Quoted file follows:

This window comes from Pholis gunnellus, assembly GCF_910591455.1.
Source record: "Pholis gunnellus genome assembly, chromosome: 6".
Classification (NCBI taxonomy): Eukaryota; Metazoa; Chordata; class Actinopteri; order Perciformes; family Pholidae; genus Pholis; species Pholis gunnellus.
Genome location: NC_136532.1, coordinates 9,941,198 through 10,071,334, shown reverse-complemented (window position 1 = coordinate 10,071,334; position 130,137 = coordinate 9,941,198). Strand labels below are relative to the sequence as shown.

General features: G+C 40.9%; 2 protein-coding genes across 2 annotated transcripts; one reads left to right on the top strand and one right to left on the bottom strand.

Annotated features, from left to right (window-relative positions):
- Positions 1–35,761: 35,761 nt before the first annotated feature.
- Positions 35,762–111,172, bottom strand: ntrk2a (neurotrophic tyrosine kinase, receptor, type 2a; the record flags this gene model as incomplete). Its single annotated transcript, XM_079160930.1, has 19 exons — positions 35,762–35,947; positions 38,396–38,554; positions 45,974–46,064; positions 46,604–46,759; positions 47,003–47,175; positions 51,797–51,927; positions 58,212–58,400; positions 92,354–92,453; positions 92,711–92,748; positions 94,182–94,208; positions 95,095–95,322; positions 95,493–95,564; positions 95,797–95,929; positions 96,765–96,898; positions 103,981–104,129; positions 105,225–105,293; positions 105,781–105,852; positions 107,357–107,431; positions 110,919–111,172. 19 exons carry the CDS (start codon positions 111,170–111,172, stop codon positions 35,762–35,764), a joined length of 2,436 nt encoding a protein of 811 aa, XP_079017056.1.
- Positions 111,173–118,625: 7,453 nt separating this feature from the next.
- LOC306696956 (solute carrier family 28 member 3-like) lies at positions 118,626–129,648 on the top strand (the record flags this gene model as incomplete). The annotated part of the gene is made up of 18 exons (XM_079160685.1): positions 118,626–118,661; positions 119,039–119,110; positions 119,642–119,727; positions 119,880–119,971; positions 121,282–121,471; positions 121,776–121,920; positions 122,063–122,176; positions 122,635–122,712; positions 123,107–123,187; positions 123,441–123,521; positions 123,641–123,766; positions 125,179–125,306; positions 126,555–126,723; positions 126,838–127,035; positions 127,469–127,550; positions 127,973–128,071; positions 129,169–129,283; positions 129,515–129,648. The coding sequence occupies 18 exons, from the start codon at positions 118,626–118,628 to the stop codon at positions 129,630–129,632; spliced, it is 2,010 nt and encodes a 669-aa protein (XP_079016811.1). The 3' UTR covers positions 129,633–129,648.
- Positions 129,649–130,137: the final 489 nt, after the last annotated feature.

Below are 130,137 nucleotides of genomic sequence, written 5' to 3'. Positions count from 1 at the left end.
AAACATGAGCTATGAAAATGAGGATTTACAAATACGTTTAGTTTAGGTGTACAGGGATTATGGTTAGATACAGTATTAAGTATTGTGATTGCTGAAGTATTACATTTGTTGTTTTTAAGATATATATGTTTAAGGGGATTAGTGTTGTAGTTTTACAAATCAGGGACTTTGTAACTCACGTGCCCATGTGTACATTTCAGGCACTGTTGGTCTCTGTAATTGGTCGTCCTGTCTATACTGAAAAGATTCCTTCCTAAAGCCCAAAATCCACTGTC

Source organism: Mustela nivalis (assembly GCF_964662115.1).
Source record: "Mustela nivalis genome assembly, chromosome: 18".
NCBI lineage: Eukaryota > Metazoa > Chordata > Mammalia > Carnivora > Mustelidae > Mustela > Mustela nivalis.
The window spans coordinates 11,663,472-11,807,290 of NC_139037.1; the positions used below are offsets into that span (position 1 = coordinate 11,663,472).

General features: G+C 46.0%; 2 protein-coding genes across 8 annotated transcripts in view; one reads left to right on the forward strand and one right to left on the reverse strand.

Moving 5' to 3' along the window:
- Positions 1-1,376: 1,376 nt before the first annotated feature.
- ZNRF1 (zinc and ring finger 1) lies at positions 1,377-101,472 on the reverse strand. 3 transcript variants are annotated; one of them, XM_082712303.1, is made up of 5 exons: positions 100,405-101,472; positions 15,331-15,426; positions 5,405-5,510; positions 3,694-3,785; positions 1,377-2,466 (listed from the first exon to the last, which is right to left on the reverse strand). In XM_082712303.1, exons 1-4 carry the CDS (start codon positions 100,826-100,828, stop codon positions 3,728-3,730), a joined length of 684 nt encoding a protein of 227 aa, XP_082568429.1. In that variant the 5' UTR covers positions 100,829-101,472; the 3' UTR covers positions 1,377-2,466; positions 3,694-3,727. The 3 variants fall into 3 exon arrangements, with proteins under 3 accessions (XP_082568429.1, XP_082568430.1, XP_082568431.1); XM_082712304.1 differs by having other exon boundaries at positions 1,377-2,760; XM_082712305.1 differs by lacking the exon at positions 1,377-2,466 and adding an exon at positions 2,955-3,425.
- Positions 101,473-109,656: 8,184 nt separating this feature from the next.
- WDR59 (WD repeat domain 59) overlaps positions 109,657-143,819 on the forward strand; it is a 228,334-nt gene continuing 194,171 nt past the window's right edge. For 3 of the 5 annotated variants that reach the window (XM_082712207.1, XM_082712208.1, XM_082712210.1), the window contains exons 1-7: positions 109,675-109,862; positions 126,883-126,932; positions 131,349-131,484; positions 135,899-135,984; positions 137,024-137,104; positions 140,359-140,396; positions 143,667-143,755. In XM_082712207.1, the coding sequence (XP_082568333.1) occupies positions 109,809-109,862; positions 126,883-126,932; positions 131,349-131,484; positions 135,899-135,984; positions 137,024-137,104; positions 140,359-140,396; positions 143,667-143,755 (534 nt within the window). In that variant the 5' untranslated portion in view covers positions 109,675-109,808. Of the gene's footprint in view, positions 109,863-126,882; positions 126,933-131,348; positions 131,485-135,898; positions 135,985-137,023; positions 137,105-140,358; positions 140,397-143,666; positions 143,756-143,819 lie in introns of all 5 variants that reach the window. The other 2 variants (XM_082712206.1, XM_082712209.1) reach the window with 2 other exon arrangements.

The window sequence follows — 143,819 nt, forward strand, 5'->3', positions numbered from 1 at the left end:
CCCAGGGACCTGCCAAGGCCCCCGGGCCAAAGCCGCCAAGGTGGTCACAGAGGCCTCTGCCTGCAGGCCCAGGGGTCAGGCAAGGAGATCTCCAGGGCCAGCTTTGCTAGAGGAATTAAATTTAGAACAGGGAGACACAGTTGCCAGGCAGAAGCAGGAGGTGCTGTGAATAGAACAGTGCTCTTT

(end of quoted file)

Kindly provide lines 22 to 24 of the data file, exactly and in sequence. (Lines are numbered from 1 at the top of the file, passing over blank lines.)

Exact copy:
- Positions 101,473-109,656: 8,184 nt separating this feature from the next.
- WDR59 (WD repeat domain 59) overlaps positions 109,657-143,819 on the forward strand; it is a 228,334-nt gene continuing 194,171 nt past the window's right edge. For 3 of the 5 annotated variants that reach the window (XM_082712207.1, XM_082712208.1, XM_082712210.1), the window contains exons 1-7: positions 109,675-109,862; positions 126,883-126,932; positions 131,349-131,484; positions 135,899-135,984; positions 137,024-137,104; positions 140,359-140,396; positions 143,667-143,755. In XM_082712207.1, the coding sequence (XP_082568333.1) occupies positions 109,809-109,862; positions 126,883-126,932; positions 131,349-131,484; positions 135,899-135,984; positions 137,024-137,104; positions 140,359-140,396; positions 143,667-143,755 (534 nt within the window). In that variant the 5' untranslated portion in view covers positions 109,675-109,808. Of the gene's footprint in view, positions 109,863-126,882; positions 126,933-131,348; positions 131,485-135,898; positions 135,985-137,023; positions 137,105-140,358; positions 140,397-143,666; positions 143,756-143,819 lie in introns of all 5 variants that reach the window. The other 2 variants (XM_082712206.1, XM_082712209.1) reach the window with 2 other exon arrangements.

The window sequence follows — 143,819 nt, forward strand, 5'->3', positions numbered from 1 at the left end: